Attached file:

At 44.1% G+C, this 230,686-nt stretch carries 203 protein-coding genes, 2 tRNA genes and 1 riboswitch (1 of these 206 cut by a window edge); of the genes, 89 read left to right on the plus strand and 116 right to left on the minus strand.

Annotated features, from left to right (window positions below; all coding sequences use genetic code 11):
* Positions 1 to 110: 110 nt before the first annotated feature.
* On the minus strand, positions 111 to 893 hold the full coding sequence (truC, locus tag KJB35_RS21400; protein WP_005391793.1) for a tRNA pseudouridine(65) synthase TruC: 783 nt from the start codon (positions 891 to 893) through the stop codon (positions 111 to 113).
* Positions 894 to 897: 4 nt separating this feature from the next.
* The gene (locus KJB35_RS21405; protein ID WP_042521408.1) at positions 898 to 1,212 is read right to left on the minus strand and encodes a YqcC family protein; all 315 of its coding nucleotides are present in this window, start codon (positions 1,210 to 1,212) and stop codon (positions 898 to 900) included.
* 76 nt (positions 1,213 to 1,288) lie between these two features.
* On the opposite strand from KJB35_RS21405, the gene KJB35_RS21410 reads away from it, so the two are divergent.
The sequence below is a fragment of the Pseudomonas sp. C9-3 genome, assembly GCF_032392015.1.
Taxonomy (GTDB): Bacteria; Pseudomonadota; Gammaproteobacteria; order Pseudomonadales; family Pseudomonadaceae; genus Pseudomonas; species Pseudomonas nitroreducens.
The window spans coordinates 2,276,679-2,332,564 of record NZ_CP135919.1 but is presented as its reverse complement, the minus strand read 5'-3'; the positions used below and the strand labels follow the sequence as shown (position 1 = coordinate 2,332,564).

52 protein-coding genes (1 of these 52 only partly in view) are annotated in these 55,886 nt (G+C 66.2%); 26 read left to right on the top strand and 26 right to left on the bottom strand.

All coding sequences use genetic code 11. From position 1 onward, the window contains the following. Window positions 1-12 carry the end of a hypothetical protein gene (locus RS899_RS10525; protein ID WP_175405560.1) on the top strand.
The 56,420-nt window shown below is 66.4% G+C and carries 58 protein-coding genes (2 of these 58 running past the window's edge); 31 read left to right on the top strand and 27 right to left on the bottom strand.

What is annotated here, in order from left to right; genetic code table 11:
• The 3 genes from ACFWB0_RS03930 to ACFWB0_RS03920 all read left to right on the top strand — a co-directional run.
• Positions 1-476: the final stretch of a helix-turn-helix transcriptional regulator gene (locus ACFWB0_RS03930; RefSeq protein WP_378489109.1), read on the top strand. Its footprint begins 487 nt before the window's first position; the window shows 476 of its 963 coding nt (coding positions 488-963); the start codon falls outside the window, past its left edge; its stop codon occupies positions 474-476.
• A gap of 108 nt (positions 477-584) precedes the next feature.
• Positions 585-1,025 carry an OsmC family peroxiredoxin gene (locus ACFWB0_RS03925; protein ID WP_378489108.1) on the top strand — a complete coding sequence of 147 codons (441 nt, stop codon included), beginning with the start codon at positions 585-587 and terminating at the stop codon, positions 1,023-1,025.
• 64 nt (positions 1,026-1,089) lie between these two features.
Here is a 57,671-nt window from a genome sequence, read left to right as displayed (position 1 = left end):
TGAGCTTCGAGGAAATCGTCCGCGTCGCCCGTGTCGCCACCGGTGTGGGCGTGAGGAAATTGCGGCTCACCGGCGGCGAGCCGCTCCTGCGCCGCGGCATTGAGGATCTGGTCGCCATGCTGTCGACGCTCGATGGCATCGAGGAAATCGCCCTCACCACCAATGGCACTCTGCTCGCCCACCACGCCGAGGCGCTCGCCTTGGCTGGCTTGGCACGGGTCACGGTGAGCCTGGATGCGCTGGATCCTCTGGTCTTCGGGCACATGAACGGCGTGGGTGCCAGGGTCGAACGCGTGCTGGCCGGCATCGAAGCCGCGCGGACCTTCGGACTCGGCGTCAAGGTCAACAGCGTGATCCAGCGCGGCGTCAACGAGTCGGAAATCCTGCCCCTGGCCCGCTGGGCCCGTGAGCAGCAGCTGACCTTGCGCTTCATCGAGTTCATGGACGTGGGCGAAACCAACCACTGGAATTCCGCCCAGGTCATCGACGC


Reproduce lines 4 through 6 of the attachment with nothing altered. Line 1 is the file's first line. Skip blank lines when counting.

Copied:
* On the minus strand, positions 111 to 893 hold the full coding sequence (truC, locus tag KJB35_RS21400; protein WP_005391793.1) for a tRNA pseudouridine(65) synthase TruC: 783 nt from the start codon (positions 891 to 893) through the stop codon (positions 111 to 113).
* Positions 894 to 897: 4 nt separating this feature from the next.
* The gene (locus KJB35_RS21405; protein ID WP_042521408.1) at positions 898 to 1,212 is read right to left on the minus strand and encodes a YqcC family protein; all 315 of its coding nucleotides are present in this window, start codon (positions 1,210 to 1,212) and stop codon (positions 898 to 900) included.